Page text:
Crab trapping 11/8/04 I have just finished cycling my new 400 gallon tank. The live rock used was fresh and uncured, collected on a night dive and placed in my tank the same morning. The problem is that these rocks are infested with little crabs, every rock seems to have a little crab hiding inside and there are 80 rocks in this aquarium. <great hardy scavengers for fish only tanks... but high risk for a reef tank> I have tried setting some traps but I am not catching much. If there were only one or two crabs in this aquarium I'd persist with the traps until I had caught them but it seems futile with the large amount of crabs I am dealing with here. <the mistake in part I suspect was putting them in a tank with a substrate where they can/could dig in. Like curing rock... LR placed in a bare-bottomed (QT) tank and propped up on grates allows for such critters to be lured to the bottom but they have difficulty scurrying back up the PVC pipe legs> Do you have suggestions for dealing with this problem? <with or without a sand bottom... the common trick is stinky meaty food tied up in a nylon satchel and sunk in the bottom of a wide mouthed glass jar overnight. The crabs have a tough time scurrying up the sides of a glass jar wall> The tank is fully cycled and does not contain any livestock yet, apart from the hitchhikers that came with the live rock. Thanks!, Timon <other trapping tips in the WWM archives if you'll kindly take the time to look/learn. Anthony>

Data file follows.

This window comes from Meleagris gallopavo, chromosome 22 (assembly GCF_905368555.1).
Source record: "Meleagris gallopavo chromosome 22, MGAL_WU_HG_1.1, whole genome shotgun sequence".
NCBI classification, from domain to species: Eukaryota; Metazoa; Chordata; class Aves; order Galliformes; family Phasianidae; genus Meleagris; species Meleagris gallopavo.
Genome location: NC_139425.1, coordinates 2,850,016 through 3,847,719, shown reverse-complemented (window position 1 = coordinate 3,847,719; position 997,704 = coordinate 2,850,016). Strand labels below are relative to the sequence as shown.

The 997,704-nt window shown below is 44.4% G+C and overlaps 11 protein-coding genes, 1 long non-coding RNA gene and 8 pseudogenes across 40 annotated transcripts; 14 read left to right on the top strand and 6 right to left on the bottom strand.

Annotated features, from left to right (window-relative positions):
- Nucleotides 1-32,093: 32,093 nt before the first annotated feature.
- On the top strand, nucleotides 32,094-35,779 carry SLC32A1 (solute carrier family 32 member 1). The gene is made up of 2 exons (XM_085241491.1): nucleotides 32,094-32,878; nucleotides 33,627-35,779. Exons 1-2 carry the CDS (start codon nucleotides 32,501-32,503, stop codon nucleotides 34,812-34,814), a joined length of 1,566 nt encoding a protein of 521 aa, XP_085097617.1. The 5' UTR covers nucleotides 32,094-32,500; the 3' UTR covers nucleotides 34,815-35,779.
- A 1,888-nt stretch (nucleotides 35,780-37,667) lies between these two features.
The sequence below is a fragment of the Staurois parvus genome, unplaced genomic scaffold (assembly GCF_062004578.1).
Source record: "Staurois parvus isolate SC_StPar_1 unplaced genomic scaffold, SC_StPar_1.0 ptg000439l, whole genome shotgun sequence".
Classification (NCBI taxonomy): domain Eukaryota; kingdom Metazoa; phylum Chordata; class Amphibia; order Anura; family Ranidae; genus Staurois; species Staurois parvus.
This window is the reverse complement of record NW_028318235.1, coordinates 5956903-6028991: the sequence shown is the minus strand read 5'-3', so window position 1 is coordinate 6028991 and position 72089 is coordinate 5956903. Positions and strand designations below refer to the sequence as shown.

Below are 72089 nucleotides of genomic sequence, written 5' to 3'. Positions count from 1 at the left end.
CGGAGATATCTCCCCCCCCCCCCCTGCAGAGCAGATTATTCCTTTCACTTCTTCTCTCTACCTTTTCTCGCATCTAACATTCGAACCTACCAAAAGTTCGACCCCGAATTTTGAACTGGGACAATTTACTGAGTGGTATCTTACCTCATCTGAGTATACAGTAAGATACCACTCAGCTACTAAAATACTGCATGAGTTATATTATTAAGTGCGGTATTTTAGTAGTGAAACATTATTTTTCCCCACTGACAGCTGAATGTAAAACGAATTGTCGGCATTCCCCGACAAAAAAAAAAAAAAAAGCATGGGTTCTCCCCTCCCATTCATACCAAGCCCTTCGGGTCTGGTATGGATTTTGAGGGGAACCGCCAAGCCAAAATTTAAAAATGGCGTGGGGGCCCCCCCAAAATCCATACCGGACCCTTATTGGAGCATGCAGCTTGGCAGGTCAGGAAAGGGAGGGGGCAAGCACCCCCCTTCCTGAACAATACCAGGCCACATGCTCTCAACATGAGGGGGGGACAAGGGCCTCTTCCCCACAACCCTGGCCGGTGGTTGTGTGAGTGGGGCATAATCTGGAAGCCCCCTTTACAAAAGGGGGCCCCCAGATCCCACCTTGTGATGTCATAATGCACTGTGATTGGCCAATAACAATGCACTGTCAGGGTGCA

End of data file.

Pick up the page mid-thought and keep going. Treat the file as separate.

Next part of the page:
Trapping crabs in marine aquaria 11/10/04 Hi Anthony! <hey, bro> You know what? I tried the wide mouth glass jar and have caught 3 crabs in the last 24 hours with one trap. <heehee... once in a while, I do know what I'm talking about <G>. the thing with glass jars is that crabs have pointy little legs for clinging to rock, which do not scurry up glass very well. And they cant swim :p> I was using a Tupperware box with a large hole in the top before and that didn't work. I have found placing the jar about half an inch under a flat overhanging rock works really well. I am optimistic about trapping now and am going to set 10 traps today. <you go!> The trap also seems to catch the interest of other creatures. Check out the worm hanging from the rock in the attached photo! I have seen these worms in my tank before but only about 2" sticking out of the rocks, I didn't realize how long these worms are until I saw it hanging into this jar today. This is a little disturbing. Any idea what it is and do I want to get these out of my tank too? Thanks for your help Anthony. Timon <no worries on the worms unless they get very large (literally approaching a foot. Most Errantiate Polychaetes are beneficial infauna of marine substrates. And contrary to popular belief, they do not blossom to plague proportions unless there is an (over-fed) food source. kindly, Anthony>